Moldova – land of horses, carts and spaceships

Moldova horse and cart

Ukraine's western neighbour combines the 19th century on the roads with mushrooming 21st-century wineries. A version of this article is published by the Financial Times. The scene above was photographed by Caroline Gilby MW recently. See also Moldova's wine revolution – the proof.

Pub quizmasters, take note. The country with the most grapevines per capita is … Moldova. Wine is hugely important to this country, one of the poorest in Europe, sandwiched between war-torn Ukraine, with a slice of Russian-occupied Transnistria in between the two, and Romania, another important wine producer. 

Somewhere between 150,000 and 200,000 Moldovans work in the wine sector and virtually everyone has at least one relative who grows vines and makes at least some homemade wine. Back in 2005, wine constituted a quarter of the country’s entire export earnings. Almost all of this exported wine went to Russia, where Moldovan wine constituted about 25% of all the wine consumed there.

But in 2006, not unconnected with conflict over Transnistria, Russia, identifying how it could inflict most harm, suddenly banned imports, and even domestic sales, of wine from Moldova – and from its other major wine supplier Georgia. For both countries this was disastrous in the short term, but in the longer – admittedly painful – term has provided real impetus to make better wine that will appeal to more discriminating markets. In May 2006 the Georgian defence minister Irakli Okruashvili was quoted admitting that ‘many [Georgian] wine producers exported falsified wine to Russia’, with the explanation that ‘Russia is a market where you can sell even turds’.

As Eastern Europe wine specialist and Master of Wine Caroline Gilby puts it, ‘losing the Russian market meant that Moldovan wine had to reinvent itself’. Gilby went to Moldova in 2006 as part of a USAID-funded project to assess how to improve the country’s important wine sector. In her 2018 book The Wines of Bulgaria, Romania and Moldova, she writes about the trip, ‘this was some of the worst winemaking I’ve seen in my life – old Soviet-style reactor tanks, cellars reeking of stale wine, rusting painted vats, dirty pipes strewn across the floor and vile-smelling, leaky barrels’.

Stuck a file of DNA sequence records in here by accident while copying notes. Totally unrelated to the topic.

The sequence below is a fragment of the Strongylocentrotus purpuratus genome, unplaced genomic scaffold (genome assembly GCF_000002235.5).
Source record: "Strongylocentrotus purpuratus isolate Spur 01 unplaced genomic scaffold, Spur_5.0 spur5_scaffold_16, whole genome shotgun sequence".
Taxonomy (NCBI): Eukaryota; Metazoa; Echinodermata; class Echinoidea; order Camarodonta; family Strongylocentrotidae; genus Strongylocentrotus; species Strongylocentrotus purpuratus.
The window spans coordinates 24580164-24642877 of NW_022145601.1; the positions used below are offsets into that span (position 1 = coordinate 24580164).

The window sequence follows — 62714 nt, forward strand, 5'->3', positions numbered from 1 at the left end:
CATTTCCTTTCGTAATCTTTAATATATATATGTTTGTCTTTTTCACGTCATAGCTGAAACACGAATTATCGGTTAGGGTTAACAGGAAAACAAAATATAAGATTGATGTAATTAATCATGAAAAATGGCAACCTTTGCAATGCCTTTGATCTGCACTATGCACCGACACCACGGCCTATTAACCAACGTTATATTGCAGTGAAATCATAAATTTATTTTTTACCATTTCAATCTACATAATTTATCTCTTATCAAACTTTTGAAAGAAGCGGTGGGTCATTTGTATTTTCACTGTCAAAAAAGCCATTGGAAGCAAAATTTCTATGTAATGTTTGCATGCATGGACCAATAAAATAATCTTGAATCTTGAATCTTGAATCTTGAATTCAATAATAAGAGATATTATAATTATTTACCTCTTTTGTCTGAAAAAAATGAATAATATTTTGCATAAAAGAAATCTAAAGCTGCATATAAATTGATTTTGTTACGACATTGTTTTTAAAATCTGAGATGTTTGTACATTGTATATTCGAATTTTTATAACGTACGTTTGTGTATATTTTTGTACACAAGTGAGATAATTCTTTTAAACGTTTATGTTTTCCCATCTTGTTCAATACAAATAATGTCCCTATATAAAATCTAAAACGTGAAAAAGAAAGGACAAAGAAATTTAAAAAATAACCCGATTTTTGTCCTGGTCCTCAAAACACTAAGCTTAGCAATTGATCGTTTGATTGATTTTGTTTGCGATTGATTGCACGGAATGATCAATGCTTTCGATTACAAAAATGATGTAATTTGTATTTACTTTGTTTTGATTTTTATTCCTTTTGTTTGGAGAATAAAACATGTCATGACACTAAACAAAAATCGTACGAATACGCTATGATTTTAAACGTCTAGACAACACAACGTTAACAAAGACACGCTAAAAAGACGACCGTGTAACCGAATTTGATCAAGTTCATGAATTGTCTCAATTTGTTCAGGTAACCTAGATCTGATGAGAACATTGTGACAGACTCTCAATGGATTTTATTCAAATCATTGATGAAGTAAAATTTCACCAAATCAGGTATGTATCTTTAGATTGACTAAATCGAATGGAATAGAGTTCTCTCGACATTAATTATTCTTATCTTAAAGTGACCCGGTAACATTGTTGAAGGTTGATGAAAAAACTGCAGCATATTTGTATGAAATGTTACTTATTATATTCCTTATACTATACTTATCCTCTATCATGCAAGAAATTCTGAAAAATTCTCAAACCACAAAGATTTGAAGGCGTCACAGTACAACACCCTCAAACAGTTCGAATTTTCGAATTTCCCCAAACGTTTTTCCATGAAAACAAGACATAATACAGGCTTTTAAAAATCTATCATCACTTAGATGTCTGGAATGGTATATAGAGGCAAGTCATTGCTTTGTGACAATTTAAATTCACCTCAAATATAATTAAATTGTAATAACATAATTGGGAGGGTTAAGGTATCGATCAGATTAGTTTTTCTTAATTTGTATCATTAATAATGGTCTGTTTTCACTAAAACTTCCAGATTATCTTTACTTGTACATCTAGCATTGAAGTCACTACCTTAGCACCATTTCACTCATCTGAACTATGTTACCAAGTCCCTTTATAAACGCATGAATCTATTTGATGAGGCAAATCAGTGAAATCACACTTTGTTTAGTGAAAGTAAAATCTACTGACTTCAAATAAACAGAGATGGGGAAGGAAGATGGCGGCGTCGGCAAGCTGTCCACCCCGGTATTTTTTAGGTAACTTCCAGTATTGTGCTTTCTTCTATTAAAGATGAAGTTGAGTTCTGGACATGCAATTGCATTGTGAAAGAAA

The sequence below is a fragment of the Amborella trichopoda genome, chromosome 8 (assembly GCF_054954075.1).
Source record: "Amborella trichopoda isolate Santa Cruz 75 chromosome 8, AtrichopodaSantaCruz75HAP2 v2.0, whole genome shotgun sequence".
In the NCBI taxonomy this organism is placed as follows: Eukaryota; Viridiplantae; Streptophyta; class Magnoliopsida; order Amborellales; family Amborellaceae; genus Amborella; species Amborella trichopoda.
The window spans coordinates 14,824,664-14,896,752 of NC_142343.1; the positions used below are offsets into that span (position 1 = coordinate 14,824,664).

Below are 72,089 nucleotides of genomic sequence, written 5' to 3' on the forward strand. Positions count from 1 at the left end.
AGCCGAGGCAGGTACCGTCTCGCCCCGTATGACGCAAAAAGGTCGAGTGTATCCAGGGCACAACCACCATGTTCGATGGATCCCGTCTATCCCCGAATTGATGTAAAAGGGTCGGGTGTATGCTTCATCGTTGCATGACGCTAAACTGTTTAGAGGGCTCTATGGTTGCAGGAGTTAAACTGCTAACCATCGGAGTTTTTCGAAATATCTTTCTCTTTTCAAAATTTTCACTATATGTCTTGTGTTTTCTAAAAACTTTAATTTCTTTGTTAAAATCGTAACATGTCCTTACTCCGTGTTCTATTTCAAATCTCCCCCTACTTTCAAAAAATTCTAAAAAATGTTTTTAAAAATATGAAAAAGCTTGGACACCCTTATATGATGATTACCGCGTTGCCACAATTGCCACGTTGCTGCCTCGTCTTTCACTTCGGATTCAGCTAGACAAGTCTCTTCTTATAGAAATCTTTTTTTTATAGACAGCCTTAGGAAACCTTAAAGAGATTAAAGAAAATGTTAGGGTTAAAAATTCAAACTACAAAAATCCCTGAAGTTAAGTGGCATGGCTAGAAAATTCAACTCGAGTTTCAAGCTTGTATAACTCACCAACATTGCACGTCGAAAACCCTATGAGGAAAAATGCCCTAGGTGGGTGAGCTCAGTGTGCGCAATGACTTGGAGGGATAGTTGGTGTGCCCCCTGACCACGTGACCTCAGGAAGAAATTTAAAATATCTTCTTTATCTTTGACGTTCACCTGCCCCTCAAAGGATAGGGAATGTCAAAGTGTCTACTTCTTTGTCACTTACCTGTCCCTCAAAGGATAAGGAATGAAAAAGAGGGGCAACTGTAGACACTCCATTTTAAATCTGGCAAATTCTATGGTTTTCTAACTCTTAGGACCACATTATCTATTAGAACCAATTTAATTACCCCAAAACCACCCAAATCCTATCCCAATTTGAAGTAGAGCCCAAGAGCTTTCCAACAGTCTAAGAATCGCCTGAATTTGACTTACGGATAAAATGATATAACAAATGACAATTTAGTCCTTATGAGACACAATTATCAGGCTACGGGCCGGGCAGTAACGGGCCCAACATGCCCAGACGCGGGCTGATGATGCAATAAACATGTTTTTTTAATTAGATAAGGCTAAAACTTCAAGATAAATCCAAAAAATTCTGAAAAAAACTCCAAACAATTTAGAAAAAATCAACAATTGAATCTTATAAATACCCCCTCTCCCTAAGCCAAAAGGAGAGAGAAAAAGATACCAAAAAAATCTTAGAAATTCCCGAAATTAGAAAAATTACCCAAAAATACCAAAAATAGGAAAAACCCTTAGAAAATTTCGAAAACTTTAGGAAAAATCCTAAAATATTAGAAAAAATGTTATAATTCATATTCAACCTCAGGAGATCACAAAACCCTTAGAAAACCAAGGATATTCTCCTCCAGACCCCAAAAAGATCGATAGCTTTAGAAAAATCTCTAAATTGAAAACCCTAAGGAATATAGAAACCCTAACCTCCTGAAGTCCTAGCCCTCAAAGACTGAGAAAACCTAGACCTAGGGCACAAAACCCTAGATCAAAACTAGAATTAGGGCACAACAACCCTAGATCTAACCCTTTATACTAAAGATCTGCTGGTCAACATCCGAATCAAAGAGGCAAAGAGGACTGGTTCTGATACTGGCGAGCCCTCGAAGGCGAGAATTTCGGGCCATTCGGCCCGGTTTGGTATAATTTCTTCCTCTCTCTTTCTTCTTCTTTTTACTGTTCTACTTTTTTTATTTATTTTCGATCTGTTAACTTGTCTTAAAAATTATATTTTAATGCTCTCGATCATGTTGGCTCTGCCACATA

Fortunately the country had many natural advantages as a wine producer, just little incentive to make the best of them when it was so dependent on exporting pasteurised, semi-sweet wine in bulk to Russia. The climate is mild with usefully long, relatively warm summers and just the right amount of rainfall. The characteristically rolling hills help to provide useful contrast between day and night temperatures, regarded as a factor in wine quality. Furthermore, Moldovan vineyards can boast two similarities with fashionable Burgundy: latitude and limestone. (When the country’s wine industry emerged on to the international scene it boasted of being on the same latitude as Bordeaux; it needs to update, and correct, that claim.)